Hooked by Les Edgerton              Supposedly about openings, it covers several other aspects of fiction and ties them together well.

Description by Monica Wood                 A masterpiece about the technique everyone loves to overuse...badly. This book shows how description can strengthen theme, tone, character, setting, and everything else.

The Power of Point of View by Alicia Rasley

Setting by Jack Bickham                  Again, dry prose but a deep and thoughtful discussion of all aspects of how and why your location can make or break your plot and your characters.

REVISION AND EDITING:

Don't Sabotage Your Submission by Chris Roerden               If you don't already have this book, buy two copies, one as a spare for when you wear the first one out. Roerden is a former reader for a major publisher and also a ghost-writer. Here, she offers helpful--and often hilarious--examples of how to ruin your writing and how to fix it.

Revision and Self-Editing by James Scott Bell                This covers all the crucial issues above: plot, character, pacing, dialogue, tone, point of view, and gives helpful examples and exercises. Even though it's only one chapter, his discussion of dialogue is second only to Kempton's.

Story Fix by Larry Brooks                 Brooks offers a long discussion on the importance of a solid concept and premise, which few other books even mention. He makes a strong argument for tweaking that idea until it can support the mechanics of plot and character and shows how to strengthen your structure.

Self-Editing for Fiction Writers by Browne & King                 This has been around for quite awhile, mostly because it's very good.

Sin & Syntax by Constance Hale                 Discussing how to build a style and voice is both difficult and dangerous, but this book does it well. Again, many excellent and funny examples.

Alone With All That Could Happen by David Jauss                             This is a collection of essays on various aspects of writing fiction. Jauss's discussion of point of view leaves everyone else back on the wagon train, and his analysis of present tense is only slightly less brilliant.

You'll probably notice a few omissions. Yes, The Elements of Style is a crucial text, but it's better for exposition than it is for fiction. Writing narration as Strunk and White suggest can lead to a more clipped and impersonal voice than you might want for stories. That said, it's the be-all and end-all for crafting strong prose. I've also left off grammar books and dictionaries because I'm an old-fashioned grump.  If you don't know grammar, spelling, and punctuation already, why the hell do you think you should be a writer?

What are your favorite books that I've missed?

22 August 2015

My Novel is a Mess (How to survive the chaos point in your novel)


by Melodie Campbell (Bad Girl)

Yes, I’m at that point.  Writing to a specific word count, three-quarters written, and my eleventh novel is an unqualified mess. 

If you are a veteran writer like me, you say it’s not going to happen this time.  But it does.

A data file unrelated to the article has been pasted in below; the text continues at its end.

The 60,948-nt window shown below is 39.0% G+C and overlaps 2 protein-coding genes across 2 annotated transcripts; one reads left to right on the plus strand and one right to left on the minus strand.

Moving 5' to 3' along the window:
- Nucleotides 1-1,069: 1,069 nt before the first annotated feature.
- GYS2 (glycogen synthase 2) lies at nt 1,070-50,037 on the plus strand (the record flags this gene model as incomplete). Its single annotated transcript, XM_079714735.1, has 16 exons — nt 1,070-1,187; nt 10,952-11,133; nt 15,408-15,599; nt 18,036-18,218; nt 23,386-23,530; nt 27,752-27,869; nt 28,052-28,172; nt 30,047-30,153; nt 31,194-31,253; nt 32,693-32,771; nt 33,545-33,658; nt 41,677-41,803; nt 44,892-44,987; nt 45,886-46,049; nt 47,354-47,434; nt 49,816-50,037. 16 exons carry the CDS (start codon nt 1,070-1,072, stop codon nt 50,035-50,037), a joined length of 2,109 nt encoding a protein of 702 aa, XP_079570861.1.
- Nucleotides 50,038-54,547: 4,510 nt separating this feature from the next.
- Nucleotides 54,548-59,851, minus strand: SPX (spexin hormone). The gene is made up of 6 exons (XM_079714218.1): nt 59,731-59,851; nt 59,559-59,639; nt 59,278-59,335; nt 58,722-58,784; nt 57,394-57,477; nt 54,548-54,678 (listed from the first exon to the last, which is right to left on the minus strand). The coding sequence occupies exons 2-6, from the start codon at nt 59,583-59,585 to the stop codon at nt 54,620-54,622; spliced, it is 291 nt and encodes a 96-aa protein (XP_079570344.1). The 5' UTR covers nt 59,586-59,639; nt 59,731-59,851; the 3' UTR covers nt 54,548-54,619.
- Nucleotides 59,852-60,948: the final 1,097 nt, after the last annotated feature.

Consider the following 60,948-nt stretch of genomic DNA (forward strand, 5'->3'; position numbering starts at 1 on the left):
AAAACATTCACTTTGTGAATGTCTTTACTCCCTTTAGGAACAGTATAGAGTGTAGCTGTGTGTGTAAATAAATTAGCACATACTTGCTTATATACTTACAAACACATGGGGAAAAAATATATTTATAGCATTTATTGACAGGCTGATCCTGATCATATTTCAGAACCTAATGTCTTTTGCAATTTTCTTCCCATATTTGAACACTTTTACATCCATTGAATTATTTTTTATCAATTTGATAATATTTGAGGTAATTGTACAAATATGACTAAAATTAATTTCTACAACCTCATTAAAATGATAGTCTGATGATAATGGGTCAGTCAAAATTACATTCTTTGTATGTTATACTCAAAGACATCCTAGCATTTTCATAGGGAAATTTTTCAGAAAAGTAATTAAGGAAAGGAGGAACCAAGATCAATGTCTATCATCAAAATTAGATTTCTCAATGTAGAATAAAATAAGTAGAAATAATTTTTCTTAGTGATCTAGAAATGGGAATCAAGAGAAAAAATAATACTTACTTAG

EVERY FREAKING TIME.

Here’s why:  
The Linear Approach:

This time, you are going to write linear, by gawd.  One chapter after another, in mathematical order, until you reach the end.  Each chapter will have an outline.

But here’s the problem with that.  You signed a contract that specifies a pretty exact word count.  Is your story going to magically end at the precise word count you need?

Damn straight, it’s not.  It’s going to meander along, minding its own business, taking little side trips, refusing to stay on course.

Because, of course, outlines are just that.  They’re a guide.  You don’t know whether the story is really going to pull together with sufficient motivation and all the goodies until you actually write the thing.  And here’s what happens along the way:

You need a new character to make the plot work.  You just thought of a fab new subplot.  Orlando doesn’t work as a side-setting.  You need to move it to Phoenix, and that means a whole lot of changes…

And before you know it, you’re scribbling on the outline, adding this, subtracting that, and it hits you in the face. Your book is a mess.

Scene plus Scene

I write comedy, and comedy is finicky.  Those good lines come when they come, and you have to get them down fast.  Sometimes they’ll present themselves to me when I’m in a restaurant.  Sometimes, when I’m already in bed.  (Yes, I keep a pen and paper on my bedside table. Ditto, by the loo.)

I always have an outline.  But when writing a highly comedic book, you have to write those funny scenes when you are inspired.  This means hopping around the timeline, writing the scene that works for you today, thinking of another great line, hopping back to an old scene to insert it, when you should be moving forward.  

Which brings you to this point: the important scenes are written, and they present themselves like completed sections of a jigsaw puzzle.  Little isolated islands without any bridges to each other.  You need to find the pieces that are missing and write the bits to connect them.

Because Sister, your novel is a mess.

That’s the point I’m at now.  The comedy is there.  The conflicts are in place.  The climax is written.  Now I need to take that kaleidoscope and move those pieces into the pattern that works best.